The Reverend John Boggs, 66, died this date, May 11th, in 1848 and was buried at Bethel Burying Ground. This pioneering missionary and former pastor of Bethel Church had a funeral procession of an estimated 1,000 individuals including 200 clergymen. However, according to Black journalist and historian William Carl Bolivar this number was less than the numbers for the funerals of Black band leader, composer and musician Frank Johnson (1842), James Forten (1842), Rev. Walter Proctor (1861) and slain civil rights leader Octavius V. Catto (1871). According to Bolivar, ” . . . this last in number [Catto] ranking next to Lincoln’s and General Meade’s.”*
Probable route, given that there were a thousand in the procession, of Rev. Boggs casket from his family’s residence in Acorn Alley (now South Schell St.) to Bethel Burying Ground in the 400 block of Queen Street. (East on Cedar St. – now South St. – and south on 5th St.)
Rev. Boggs’ wife, Sarah “Mother Boggs”, died on September 3, 1873 at 81 years of age. She was born in Maryland, worked as a cook and lived her final years at the Home for Aged and Infirm Colored Persons located at 340 South Front Street. (See below)
Established primarily by the Quakers in 1864, the Home for Aged and Infirmed Colored Persons was located at 340 S. Front Street.
*Philadelphia Tribune, October 10, 1914, p. 4.
Two-month-old Joseph Thompson died this date, May 6th, in 1851 of convulsions and was buried at Bethel Burying Ground. The 1850 Federal Census, 1847 African American Census and the relevant city directories do not reveal any information on Joseph’s family. Educator, historian and author Charles L. Blockson claims that the African American neighborhood of Paschall’s Alley “aided and sheltered more fugitive slaves than any other section of the city until the Civil War.”*
Local historian, Harry Kyriakodis** asserts that numerous residents of Paschall Alley were Underground Railroad “agents” and that “. . . . the alley became reputed along the Underground railroad up and down the East Coast.” However, neither Blockson or Kyriakodis cite evidence of their claims.
Could the Thompson family had been fugitive slaves passing through Philadelphia to New England or Canada?
The 400 block of Wallace Street (formerly Paschall’s Alley) in the Northern Liberties neighborhood of the city. The street is near 5th and Coates Streets.
*The Underground Railroad in Pennsylvania, p. 17.
Four-year-old Margaret States died this date, May 3rd, in 1850 “from the effects of a burn.” She lived with her parents, Owen and Margaret, and her siblings on Carpenter Street between 13th Street and Broad Street and Christian Street and Washington Avenue. This street no longer exists. Owen was a laborer, a “jobber,” who was occasionally employed as a basketmaker. Margaret worked as a washerwoman who also did sewing according to the 1847 African American Census. The States were a family of 5 who all lived in a 10′ by 10′ room for which they paid $2.25 a month in rent. There are 16 other individuals buried at Bethel Burying Ground that we know about that succumbed to the “effects of a burn.”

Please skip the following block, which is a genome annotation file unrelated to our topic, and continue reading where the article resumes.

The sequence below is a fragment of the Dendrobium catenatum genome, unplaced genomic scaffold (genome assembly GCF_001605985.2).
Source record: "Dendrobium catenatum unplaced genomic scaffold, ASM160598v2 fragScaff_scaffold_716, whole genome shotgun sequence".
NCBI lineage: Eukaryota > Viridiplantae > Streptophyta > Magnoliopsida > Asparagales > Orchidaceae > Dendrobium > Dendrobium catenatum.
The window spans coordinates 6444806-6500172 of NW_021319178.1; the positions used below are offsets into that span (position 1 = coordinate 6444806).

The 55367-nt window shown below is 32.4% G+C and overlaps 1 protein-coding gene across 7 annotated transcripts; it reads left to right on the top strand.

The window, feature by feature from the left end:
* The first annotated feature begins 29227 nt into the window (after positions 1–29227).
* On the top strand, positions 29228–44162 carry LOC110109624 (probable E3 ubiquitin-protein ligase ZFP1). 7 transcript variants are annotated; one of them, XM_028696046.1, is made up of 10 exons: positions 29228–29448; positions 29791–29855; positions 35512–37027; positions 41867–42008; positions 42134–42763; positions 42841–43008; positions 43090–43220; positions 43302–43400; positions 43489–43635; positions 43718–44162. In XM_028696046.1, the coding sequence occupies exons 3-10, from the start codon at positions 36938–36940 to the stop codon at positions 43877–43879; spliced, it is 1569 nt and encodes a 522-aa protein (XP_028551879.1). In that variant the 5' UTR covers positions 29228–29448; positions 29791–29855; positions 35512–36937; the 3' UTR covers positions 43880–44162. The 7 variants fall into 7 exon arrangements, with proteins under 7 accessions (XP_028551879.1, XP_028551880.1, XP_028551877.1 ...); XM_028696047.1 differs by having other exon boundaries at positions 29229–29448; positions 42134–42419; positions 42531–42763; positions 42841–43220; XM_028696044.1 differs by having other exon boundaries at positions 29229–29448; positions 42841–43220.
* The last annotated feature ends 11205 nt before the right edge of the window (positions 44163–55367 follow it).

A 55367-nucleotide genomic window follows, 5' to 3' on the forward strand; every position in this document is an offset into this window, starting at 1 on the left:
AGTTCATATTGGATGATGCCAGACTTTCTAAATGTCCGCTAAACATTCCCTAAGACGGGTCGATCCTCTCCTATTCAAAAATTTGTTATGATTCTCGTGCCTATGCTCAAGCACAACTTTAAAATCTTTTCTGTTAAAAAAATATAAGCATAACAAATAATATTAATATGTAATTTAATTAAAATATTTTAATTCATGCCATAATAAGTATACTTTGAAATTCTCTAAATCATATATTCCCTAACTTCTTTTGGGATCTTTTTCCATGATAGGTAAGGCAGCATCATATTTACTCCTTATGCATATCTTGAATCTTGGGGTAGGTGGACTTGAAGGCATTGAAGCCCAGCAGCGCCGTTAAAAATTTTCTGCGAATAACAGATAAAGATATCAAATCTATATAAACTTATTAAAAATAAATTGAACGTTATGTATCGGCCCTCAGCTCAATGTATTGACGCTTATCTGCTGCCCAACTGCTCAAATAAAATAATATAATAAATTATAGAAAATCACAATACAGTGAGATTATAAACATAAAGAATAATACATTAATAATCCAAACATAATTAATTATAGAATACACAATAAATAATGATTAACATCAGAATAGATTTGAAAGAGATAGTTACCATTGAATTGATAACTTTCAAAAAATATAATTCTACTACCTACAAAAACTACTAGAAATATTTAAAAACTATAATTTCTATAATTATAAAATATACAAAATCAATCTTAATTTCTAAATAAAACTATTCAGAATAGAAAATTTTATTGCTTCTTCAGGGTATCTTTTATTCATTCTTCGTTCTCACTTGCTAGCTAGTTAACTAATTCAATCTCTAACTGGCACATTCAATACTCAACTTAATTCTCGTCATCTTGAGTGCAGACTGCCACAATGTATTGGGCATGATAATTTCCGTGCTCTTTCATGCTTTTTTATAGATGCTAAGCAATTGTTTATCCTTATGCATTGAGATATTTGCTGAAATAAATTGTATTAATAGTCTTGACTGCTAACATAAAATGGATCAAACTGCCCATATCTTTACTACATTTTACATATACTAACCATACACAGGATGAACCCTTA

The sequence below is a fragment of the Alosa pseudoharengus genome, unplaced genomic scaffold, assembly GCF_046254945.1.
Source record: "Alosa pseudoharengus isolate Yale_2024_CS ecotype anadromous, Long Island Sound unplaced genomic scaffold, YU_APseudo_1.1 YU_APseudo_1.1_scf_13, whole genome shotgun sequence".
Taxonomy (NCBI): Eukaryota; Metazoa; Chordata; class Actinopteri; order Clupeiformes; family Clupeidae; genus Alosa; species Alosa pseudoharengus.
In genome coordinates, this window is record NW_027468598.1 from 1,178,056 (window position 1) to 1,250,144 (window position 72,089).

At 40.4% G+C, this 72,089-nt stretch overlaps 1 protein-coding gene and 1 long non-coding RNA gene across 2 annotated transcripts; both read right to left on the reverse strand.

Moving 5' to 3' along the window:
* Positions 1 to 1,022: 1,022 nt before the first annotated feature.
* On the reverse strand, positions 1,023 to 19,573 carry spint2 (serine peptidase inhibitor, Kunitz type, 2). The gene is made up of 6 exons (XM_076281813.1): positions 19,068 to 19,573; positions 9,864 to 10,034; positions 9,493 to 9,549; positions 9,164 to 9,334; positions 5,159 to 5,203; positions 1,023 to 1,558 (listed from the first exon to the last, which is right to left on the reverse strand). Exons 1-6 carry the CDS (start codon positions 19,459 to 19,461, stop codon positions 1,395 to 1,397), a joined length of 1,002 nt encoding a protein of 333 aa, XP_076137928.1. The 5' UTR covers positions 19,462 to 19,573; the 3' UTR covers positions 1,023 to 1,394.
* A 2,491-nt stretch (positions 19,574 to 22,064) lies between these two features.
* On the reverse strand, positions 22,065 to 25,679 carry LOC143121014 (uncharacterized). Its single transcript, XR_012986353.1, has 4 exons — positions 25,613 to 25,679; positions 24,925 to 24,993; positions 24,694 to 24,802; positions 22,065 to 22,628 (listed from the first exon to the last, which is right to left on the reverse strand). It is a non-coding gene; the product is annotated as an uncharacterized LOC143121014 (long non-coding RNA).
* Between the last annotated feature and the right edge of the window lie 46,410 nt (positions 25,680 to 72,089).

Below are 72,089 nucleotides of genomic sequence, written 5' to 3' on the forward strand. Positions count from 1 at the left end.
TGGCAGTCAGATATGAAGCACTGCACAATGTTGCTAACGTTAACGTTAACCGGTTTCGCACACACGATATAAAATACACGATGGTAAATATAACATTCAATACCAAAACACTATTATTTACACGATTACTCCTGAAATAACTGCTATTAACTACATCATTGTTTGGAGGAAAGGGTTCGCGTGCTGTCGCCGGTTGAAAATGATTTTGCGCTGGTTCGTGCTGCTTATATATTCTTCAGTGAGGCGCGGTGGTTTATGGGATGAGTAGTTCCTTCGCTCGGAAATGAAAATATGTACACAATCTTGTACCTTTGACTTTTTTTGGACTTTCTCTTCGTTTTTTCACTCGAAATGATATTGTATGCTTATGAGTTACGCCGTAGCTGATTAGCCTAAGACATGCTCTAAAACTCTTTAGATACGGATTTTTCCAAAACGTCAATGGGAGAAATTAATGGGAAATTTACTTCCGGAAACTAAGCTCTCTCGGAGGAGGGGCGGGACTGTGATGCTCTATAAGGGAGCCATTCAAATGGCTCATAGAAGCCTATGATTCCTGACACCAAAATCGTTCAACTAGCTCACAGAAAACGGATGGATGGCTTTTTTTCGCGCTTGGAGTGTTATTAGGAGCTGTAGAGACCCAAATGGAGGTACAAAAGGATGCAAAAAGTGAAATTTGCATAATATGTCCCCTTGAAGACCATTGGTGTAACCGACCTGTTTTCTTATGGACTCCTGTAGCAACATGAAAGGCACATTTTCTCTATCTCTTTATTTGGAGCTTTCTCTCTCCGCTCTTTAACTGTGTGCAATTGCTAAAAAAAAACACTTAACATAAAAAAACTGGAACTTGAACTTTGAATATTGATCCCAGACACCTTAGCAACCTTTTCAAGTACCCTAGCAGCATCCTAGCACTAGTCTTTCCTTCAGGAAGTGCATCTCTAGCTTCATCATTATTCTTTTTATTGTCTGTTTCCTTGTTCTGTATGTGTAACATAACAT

About noon yesterday, three frame dwellings on Carberry Court, Catherine St. below Fifth were greatly damaged by fire, which originated in the sparks from a foul chimney which had been allowed to burn out. Owing to the high wind, the fire extended along the roofs with great rapidity, and most of the furniture and clothing of the tenants, were destroyed or greatly injured. James Barker and Mrs. McDevitt occupied one house, and Mrs. Ann Sharpley and Mrs. Graves occupied the other two. These females were widows, who lose their all by this calamity, and the destitute situation of Mrs. Graves is one of peculiar hardship. She has five children depending upon her for subsistence, who escaped from their home with no closing but what they had on – and of her furniture only a single bed was saved. The property formerly belonged to the Carberry estate. (Public Ledger, May 2, 1850)
Carberry Court* was a narrow dark alleyway that terminated at the northern boundary of Bethel Burying Ground. For decades leading up to 1850 the “back houses” that lined the passageway were home to white working class, mostly Irish, single men and occasionally single women and whole families. The lane saw its share of violent troubles with gang wars between the “Skinners” and the “Buffers” culminating in a pitched battle that lasted an hour on the evening November of 1847 at the head of Carberry Court. Pistols, bats, knives and stones were all used culminating in the death of a young man named Roger Kelley who was murdered. He was a member of the “Buffer” gang. (Philadelphia Inquirer, 11/8/1847)
Ten years later in June of 1857 a 21-year-old policeman (constable) was stabbed while breaking up a fight in Carberry Court and died of his wounds at Pennsylvania Hospital. The suspected assailant (James Diamond) “escaped over a grave-yard fence” and through Bethel Burying Ground onto Queen Street.(Philadelphia Inquirer, June 22, 1857) Diamond was caught and tried and acquitted of all charges due to numerous discrepancies in witness testimony. (Press, December 19, 1857)
*Also called Carberry’s Court and Carbery.